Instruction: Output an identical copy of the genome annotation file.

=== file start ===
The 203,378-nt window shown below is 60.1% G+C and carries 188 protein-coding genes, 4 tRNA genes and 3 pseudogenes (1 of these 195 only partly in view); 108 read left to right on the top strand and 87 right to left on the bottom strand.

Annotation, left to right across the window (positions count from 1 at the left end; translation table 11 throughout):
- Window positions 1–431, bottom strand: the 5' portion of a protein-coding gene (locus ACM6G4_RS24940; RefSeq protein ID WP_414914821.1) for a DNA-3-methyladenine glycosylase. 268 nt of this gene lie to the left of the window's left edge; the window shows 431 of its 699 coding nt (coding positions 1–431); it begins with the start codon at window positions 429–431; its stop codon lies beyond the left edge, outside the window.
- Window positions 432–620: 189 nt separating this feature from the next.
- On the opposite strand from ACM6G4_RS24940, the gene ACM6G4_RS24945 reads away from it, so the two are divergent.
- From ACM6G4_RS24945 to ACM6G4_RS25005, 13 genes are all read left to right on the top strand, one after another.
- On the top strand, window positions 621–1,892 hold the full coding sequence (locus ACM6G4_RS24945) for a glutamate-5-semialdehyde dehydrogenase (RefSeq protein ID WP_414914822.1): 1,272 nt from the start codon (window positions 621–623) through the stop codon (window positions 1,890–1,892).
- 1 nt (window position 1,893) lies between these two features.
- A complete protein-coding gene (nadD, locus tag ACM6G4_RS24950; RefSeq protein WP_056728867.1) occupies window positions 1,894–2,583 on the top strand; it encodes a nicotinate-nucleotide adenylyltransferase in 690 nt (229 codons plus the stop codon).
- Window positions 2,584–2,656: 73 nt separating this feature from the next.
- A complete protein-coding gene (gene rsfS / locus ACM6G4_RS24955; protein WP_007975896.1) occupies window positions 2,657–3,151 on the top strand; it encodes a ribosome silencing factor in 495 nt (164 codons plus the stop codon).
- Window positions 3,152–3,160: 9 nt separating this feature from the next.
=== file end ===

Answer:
The 203,378-nt window shown below is 60.1% G+C and carries 188 protein-coding genes, 4 tRNA genes and 3 pseudogenes (1 of these 195 only partly in view); 108 read left to right on the top strand and 87 right to left on the bottom strand.

Annotation, left to right across the window (positions count from 1 at the left end; translation table 11 throughout):
- Window positions 1–431, bottom strand: the 5' portion of a protein-coding gene (locus ACM6G4_RS24940; RefSeq protein ID WP_414914821.1) for a DNA-3-methyladenine glycosylase. 268 nt of this gene lie to the left of the window's left edge; the window shows 431 of its 699 coding nt (coding positions 1–431); it begins with the start codon at window positions 429–431; its stop codon lies beyond the left edge, outside the window.
- Window positions 432–620: 189 nt separating this feature from the next.
- On the opposite strand from ACM6G4_RS24940, the gene ACM6G4_RS24945 reads away from it, so the two are divergent.
- From ACM6G4_RS24945 to ACM6G4_RS25005, 13 genes are all read left to right on the top strand, one after another.
- On the top strand, window positions 621–1,892 hold the full coding sequence (locus ACM6G4_RS24945) for a glutamate-5-semialdehyde dehydrogenase (RefSeq protein ID WP_414914822.1): 1,272 nt from the start codon (window positions 621–623) through the stop codon (window positions 1,890–1,892).
- 1 nt (window position 1,893) lies between these two features.
- A complete protein-coding gene (nadD, locus tag ACM6G4_RS24950; RefSeq protein WP_056728867.1) occupies window positions 1,894–2,583 on the top strand; it encodes a nicotinate-nucleotide adenylyltransferase in 690 nt (229 codons plus the stop codon).
- Window positions 2,584–2,656: 73 nt separating this feature from the next.
- A complete protein-coding gene (gene rsfS / locus ACM6G4_RS24955; protein WP_007975896.1) occupies window positions 2,657–3,151 on the top strand; it encodes a ribosome silencing factor in 495 nt (164 codons plus the stop codon).
- Window positions 3,152–3,160: 9 nt separating this feature from the next.